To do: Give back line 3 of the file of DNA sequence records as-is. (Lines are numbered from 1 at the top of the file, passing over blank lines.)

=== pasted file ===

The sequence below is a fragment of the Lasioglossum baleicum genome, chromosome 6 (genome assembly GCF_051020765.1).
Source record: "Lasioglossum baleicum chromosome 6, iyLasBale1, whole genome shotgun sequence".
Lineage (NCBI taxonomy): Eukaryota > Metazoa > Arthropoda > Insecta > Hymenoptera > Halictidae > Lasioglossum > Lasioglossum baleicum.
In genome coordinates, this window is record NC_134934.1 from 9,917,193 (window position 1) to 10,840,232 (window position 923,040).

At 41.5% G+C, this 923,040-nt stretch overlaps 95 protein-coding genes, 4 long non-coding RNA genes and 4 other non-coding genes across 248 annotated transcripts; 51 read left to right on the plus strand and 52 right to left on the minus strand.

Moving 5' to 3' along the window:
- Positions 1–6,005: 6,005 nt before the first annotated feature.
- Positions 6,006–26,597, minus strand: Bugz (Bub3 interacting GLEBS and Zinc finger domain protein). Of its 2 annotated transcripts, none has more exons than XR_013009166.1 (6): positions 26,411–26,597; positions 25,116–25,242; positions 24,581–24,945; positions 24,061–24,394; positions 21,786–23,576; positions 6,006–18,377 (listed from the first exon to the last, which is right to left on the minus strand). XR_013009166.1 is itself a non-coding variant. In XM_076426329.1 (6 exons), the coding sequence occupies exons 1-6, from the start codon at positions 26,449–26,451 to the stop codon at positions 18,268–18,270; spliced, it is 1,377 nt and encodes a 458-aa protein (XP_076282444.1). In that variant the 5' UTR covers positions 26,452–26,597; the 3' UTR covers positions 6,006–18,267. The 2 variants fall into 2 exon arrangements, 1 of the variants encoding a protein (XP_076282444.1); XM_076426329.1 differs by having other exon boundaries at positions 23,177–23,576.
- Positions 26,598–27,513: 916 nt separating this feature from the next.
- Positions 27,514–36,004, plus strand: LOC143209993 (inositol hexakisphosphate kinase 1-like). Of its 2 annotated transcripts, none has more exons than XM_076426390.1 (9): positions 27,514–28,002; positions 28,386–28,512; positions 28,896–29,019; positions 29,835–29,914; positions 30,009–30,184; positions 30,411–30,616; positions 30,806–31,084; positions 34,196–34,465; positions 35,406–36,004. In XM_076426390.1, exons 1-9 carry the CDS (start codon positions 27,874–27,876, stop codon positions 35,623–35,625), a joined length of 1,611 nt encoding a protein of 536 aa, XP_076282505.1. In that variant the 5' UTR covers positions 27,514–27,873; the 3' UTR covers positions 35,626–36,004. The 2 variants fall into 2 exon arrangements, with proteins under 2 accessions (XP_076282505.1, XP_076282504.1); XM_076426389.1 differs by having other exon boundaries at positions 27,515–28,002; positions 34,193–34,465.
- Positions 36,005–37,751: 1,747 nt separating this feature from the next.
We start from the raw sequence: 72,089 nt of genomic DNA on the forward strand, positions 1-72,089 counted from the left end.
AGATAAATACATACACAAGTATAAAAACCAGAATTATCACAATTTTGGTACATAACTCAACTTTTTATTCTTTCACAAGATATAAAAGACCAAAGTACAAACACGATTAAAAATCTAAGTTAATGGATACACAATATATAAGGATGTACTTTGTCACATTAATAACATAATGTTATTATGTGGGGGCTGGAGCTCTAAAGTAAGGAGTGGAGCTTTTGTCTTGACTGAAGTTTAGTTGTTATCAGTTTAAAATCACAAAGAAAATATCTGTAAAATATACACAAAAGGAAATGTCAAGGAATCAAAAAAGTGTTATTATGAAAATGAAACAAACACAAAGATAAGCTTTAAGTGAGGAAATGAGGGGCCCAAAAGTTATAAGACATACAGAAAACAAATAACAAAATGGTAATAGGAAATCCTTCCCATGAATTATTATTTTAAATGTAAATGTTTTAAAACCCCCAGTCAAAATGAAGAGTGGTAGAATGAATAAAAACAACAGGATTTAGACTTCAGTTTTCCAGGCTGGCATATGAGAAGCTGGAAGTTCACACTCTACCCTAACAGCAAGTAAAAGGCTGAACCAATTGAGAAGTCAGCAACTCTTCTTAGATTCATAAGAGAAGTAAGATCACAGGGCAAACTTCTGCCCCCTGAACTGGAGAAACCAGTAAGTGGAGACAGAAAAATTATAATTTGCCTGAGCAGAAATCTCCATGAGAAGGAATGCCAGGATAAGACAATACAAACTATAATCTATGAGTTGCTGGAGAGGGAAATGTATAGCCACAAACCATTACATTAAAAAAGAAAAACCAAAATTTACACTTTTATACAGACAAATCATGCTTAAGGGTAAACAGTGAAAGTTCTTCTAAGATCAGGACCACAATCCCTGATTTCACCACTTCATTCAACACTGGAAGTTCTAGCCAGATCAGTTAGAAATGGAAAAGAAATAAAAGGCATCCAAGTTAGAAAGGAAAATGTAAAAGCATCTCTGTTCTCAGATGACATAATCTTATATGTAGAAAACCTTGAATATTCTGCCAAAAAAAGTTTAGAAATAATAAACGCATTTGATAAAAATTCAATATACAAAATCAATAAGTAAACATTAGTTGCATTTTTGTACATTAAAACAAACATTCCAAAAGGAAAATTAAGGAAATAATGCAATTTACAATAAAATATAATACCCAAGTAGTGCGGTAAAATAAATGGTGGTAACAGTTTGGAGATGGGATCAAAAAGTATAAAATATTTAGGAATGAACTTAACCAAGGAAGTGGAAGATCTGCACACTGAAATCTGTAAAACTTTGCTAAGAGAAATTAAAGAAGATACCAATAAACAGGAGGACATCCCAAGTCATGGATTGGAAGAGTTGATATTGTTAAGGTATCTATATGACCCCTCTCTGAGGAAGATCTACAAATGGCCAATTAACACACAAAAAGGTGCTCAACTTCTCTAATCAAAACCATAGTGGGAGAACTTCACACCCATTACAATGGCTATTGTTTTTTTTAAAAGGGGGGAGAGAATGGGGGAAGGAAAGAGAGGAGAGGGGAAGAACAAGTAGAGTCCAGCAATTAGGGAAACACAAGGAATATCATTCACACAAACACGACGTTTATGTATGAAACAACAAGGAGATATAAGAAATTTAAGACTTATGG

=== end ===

Lineage (NCBI taxonomy): Eukaryota > Metazoa > Arthropoda > Insecta > Hymenoptera > Halictidae > Lasioglossum > Lasioglossum baleicum.